[SATLUG] Re: Any Technical/Automation - now PV

Borries Demeler demeler at biochem.uthscsa.edu
Mon May 24 11:54:55 CDT 2010


> 
> Borries Demeler wrote:
> 
> > Actually, I didn't have CPS install the grid, they don't do that. You get an installer
> > that is approved by CPS. There is a wide range of contractors to choose from. My installer
> > offered to install a battery backup unit, so I know it it definitely an option. In fact,
> > I know several people did that in case of power outages so they can continue to run. And
> > yes, you can use it to store excess power, but it is more costly to do that than
> > to simply feed it back into the grid, since then you don't have to pay for the storage
> > of it, but the meter essentially turns backwards, and every kwh you feed back into the 
> > system you can get back for free later (say at night when there is no solar power, or 
> > in the winter, when there is less light). So I think you misread the rules, or they
> > are not stated clearly. It is definitely allowed to connect a battery backup.
> 
> I'd have a couple of concerns.  I wonder what the failure rate for the 
> panels would be.  

Mine came with 25 year warranty parts and labor, way beyond the
amortization period.

> Is there maintenance required?

Yes, when you have a bunch of oak pollen in the air you need to spray them off
periodically if you want to have peak performance.

> Are there homeowners 
> association rules that would limit installation?

Yes, there are actually HOAs that would deny homeowners to install PV
systems (hard to believe, but true). Check with your HOA, and push them
to adopt an environmentally progressive attitude. I sent mine a letter
with the plans asking for permission to install them and it was granted
without objections. In my neigborhood I would have to do the same if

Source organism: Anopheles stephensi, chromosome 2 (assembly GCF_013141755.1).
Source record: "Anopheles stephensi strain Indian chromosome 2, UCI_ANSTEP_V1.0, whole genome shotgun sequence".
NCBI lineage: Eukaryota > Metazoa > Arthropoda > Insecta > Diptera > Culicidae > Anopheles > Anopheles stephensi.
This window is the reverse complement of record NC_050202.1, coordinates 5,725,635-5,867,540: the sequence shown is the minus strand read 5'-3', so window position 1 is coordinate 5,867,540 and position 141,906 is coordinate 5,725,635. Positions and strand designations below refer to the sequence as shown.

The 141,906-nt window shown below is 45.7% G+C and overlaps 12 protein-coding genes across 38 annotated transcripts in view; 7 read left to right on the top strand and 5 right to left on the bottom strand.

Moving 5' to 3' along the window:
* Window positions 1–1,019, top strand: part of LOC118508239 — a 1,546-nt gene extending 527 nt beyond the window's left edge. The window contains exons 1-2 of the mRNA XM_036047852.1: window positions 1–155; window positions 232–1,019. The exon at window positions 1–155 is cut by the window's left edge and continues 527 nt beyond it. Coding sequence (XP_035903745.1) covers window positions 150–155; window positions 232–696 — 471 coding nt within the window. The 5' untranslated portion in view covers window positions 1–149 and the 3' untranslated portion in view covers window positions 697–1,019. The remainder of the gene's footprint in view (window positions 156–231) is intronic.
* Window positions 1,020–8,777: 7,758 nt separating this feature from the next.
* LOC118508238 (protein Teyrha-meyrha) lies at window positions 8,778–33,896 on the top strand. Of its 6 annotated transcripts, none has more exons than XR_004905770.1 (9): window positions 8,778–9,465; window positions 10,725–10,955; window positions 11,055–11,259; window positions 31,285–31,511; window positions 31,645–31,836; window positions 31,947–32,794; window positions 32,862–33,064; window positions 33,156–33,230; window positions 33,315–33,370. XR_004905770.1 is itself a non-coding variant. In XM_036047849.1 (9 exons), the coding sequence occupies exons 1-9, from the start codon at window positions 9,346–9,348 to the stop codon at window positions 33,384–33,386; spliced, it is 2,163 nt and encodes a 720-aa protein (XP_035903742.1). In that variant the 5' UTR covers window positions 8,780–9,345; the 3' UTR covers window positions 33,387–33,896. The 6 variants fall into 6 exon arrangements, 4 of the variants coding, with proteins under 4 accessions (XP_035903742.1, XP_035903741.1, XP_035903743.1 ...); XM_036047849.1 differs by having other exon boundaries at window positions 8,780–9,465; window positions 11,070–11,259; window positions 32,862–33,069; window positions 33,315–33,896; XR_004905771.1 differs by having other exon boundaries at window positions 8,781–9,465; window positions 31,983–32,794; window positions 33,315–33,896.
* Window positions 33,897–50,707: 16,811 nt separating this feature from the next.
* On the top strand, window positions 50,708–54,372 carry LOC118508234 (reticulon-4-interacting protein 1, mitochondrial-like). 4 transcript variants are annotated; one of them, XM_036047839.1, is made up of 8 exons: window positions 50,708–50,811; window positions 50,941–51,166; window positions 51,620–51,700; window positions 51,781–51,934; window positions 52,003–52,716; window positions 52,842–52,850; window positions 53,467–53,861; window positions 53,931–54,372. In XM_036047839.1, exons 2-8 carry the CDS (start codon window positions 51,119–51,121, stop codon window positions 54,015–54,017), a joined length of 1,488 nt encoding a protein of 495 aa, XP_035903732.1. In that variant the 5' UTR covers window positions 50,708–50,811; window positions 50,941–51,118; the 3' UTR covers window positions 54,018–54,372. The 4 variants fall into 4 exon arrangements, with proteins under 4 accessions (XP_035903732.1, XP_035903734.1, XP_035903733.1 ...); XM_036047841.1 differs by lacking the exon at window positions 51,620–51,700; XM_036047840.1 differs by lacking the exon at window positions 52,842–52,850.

I wanted to install a backyard deck. The way I proposed to build them
(on the roof) there was no limitation in my HOA.

>  What are the effects 
> on the appearance of the house?

>From the street it is hard to see, if you install flat on the roof it looks like
a skywindow, except bluish-black.

>  How do trees that shade the house 
> affect the economics of the effort?

CPS won't approve a rebate for a system that is north-facing or shaded
by trees by a certain percentage. There has to be a minimum exposure
(I think 6 hours unobstructed on Dec. 21st). It is easy to get that by
installing panels tilted to the south or horizontally.

> That said, I do wonder about the issue of global warming in general.  I 
> don't doubt that it is happening, but historical investigation has shown 
> that the world has been warmer than it is now and 10000 years ago it was 
> certainly a lot colder.  Someone from 10K years ago would think that 
> we've already had a lot of global warming since then.
> 
> http://longrangeweather.com/images/GTEMPS.gif
> 
> I don't know about the accuracy of the above graph, but I suspect that 
> volcanic eruptions and solar output have a lot more influence on global 
> temperature than carbon emissions.

Global warming is a misnomer. Climate crisis is much more accurate. Some
changes in climate actually cause large scale global shifts that produce
climate in certain regions and locally to actually become colder. Some
effects are drastic, for example, forest kills in the northwest by pine
bark beetles that survive because it doesn't get cold enough anymore
and have already killed huge swaths of forests in the northwest, which
are now dangerously prone to wildfire with all the dead trees. As you
can imagine, these effects amplify the subtle climate effects from CO2
emission to a crisis level in these areas. Also, slight rises in ocean
levels from ice melts (overwhelming evidence that this is man-made)
can wipe out entire low lying shoreline and islands.

Extended drought conditions, increasing intensity of hurricanes, warming
and acidification of oceans due to CO2 and the ecotope and microclimate
changes caused by this, etc., there is an abundance of evidence. I could
go on forever...

It's definitely man made, and it is definitely serious. To keep denying
it is to ignore scientific evidence.

-b.


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